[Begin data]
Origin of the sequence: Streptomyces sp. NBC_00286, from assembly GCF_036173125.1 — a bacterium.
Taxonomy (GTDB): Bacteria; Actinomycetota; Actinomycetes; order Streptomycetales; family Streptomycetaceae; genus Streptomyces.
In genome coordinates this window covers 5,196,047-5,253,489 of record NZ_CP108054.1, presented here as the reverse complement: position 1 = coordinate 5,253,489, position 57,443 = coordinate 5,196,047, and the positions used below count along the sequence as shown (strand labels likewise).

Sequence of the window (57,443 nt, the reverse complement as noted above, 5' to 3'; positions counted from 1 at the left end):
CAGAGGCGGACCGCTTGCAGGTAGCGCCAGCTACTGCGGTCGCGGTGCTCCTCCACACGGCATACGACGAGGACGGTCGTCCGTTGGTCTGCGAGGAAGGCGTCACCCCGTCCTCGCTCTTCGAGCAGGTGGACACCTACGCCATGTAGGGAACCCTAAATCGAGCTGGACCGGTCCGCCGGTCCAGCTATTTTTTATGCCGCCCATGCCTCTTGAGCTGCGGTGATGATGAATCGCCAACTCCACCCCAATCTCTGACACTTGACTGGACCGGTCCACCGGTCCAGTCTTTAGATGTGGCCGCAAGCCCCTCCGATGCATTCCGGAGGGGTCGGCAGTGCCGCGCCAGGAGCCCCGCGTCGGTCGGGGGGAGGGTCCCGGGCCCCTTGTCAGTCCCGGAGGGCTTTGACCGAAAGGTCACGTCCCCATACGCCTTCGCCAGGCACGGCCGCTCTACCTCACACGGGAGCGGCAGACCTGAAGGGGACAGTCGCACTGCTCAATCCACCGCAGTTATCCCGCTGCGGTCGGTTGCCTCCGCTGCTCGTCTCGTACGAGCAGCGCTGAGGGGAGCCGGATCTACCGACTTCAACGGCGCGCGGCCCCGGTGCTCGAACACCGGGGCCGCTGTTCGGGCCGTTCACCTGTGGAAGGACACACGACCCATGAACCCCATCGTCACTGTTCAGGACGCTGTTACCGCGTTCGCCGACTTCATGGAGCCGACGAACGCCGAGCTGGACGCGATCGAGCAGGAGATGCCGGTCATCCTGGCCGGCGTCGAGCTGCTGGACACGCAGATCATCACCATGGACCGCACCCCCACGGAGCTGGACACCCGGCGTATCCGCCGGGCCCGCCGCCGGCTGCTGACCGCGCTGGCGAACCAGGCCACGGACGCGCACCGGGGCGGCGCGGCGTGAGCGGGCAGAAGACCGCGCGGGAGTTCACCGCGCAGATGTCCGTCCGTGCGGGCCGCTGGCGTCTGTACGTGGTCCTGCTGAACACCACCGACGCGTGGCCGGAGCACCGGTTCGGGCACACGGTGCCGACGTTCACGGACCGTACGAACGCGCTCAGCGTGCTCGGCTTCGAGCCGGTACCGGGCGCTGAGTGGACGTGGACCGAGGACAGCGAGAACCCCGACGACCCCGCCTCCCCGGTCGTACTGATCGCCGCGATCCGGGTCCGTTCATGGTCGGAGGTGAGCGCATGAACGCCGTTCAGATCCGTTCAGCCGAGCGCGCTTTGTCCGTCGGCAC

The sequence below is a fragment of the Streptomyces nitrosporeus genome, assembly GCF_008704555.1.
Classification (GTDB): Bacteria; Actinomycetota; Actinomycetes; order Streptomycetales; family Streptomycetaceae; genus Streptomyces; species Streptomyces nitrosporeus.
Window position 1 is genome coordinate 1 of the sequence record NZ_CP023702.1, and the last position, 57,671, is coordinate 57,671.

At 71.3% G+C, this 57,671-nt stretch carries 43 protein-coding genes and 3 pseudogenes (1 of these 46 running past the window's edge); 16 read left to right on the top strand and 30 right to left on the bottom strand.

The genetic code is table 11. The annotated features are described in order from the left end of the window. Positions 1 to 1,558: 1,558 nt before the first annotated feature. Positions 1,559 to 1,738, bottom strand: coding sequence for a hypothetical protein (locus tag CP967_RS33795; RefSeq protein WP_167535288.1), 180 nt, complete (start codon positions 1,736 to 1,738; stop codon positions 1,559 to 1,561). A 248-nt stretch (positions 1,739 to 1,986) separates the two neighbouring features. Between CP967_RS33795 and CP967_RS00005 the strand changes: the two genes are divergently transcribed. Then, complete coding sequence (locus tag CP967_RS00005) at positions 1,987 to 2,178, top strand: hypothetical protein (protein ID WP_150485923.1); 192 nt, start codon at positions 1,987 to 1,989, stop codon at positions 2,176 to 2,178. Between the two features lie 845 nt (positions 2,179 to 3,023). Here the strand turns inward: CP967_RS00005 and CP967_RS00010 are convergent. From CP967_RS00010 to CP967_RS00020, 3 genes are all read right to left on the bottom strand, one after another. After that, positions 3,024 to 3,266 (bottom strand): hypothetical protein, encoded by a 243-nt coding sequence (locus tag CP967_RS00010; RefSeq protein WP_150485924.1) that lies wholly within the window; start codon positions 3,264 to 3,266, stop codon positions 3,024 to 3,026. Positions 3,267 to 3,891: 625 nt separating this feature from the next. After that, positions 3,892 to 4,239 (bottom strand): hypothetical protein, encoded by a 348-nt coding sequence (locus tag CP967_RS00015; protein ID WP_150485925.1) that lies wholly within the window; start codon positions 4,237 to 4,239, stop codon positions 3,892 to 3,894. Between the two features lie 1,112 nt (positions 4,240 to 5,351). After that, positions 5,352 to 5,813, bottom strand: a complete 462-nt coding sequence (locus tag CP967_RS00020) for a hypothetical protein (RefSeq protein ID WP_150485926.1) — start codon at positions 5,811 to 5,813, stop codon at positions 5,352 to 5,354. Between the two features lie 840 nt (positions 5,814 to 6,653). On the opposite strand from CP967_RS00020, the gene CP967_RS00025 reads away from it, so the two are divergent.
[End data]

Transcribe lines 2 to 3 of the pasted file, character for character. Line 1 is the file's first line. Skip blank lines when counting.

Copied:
Taxonomy (GTDB): Bacteria; Actinomycetota; Actinomycetes; order Streptomycetales; family Streptomycetaceae; genus Streptomyces.
In genome coordinates this window covers 5,196,047-5,253,489 of record NZ_CP108054.1, presented here as the reverse complement: position 1 = coordinate 5,253,489, position 57,443 = coordinate 5,196,047, and the positions used below count along the sequence as shown (strand labels likewise).